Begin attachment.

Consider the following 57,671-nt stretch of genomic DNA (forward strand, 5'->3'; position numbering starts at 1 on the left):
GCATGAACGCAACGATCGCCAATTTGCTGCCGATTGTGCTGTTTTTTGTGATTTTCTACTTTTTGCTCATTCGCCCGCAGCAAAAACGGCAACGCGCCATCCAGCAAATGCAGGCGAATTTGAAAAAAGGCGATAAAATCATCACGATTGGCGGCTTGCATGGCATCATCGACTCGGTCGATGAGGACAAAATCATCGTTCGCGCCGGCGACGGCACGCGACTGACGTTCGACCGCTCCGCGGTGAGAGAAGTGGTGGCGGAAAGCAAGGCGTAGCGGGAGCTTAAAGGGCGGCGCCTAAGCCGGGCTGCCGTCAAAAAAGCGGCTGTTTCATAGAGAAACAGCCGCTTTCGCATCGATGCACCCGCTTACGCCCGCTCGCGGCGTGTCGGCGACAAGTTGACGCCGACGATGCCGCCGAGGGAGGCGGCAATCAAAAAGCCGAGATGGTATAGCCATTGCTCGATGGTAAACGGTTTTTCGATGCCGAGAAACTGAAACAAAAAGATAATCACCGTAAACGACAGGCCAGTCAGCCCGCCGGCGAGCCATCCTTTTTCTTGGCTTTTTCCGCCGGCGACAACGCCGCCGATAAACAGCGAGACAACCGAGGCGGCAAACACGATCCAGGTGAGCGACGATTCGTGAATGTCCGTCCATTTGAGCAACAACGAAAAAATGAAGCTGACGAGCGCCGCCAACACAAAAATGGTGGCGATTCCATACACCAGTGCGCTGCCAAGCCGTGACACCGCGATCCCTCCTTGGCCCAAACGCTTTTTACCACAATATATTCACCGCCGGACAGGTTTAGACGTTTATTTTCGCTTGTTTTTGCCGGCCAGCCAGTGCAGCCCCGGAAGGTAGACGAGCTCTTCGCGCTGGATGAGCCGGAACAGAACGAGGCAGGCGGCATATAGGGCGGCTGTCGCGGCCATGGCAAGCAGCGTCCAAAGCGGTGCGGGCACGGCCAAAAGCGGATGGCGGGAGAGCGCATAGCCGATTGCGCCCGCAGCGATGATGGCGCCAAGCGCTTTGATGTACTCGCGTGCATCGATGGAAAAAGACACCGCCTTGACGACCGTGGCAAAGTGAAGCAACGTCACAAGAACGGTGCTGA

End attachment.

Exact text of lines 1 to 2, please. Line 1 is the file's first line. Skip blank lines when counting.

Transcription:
Consider the following 57,671-nt stretch of genomic DNA (forward strand, 5'->3'; position numbering starts at 1 on the left):
GCATGAACGCAACGATCGCCAATTTGCTGCCGATTGTGCTGTTTTTTGTGATTTTCTACTTTTTGCTCATTCGCCCGCAGCAAAAACGGCAACGCGCCATCCAGCAAATGCAGGCGAATTTGAAAAAAGGCGATAAAATCATCACGATTGGCGGCTTGCATGGCATCATCGACTCGGTCGATGAGGACAAAATCATCGTTCGCGCCGGCGACGGCACGCGACTGACGTTCGACCGCTCCGCGGTGAGAGAAGTGGTGGCGGAAAGCAAGGCGTAGCGGGAGCTTAAAGGGCGGCGCCTAAGCCGGGCTGCCGTCAAAAAAGCGGCTGTTTCATAGAGAAACAGCCGCTTTCGCATCGATGCACCCGCTTACGCCCGCTCGCGGCGTGTCGGCGACAAGTTGACGCCGACGATGCCGCCGAGGGAGGCGGCAATCAAAAAGCCGAGATGGTATAGCCATTGCTCGATGGTAAACGGTTTTTCGATGCCGAGAAACTGAAACAAAAAGATAATCACCGTAAACGACAGGCCAGTCAGCCCGCCGGCGAGCCATCCTTTTTCTTGGCTTTTTCCGCCGGCGACAACGCCGCCGATAAACAGCGAGACAACCGAGGCGGCAAACACGATCCAGGTGAGCGACGATTCGTGAATGTCCGTCCATTTGAGCAACAACGAAAAAATGAAGCTGACGAGCGCCGCCAACACAAAAATGGTGGCGATTCCATACACCAGTGCGCTGCCAAGCCGTGACACCGCGATCCCTCCTTGGCCCAAACGCTTTTTACCACAATATATTCACCGCCGGACAGGTTTAGACGTTTATTTTCGCTTGTTTTTGCCGGCCAGCCAGTGCAGCCCCGGAAGGTAGACGAGCTCTTCGCGCTGGATGAGCCGGAACAGAACGAGGCAGGCGGCATATAGGGCGGCTGTCGCGGCCATGGCAAGCAGCGTCCAAAGCGGTGCGGGCACGGCCAAAAGCGGATGGCGGGAGAGCGCATAGCCGATTGCGCCCGCAGCGATGATGGCGCCAAGCGCTTTGATGTACTCGCGTGCATCGATGGAAAAAGACACCGCCTTGACGACCGTGGCAAAGTGAAGCAACGTCACAAGAACGGTGCTGA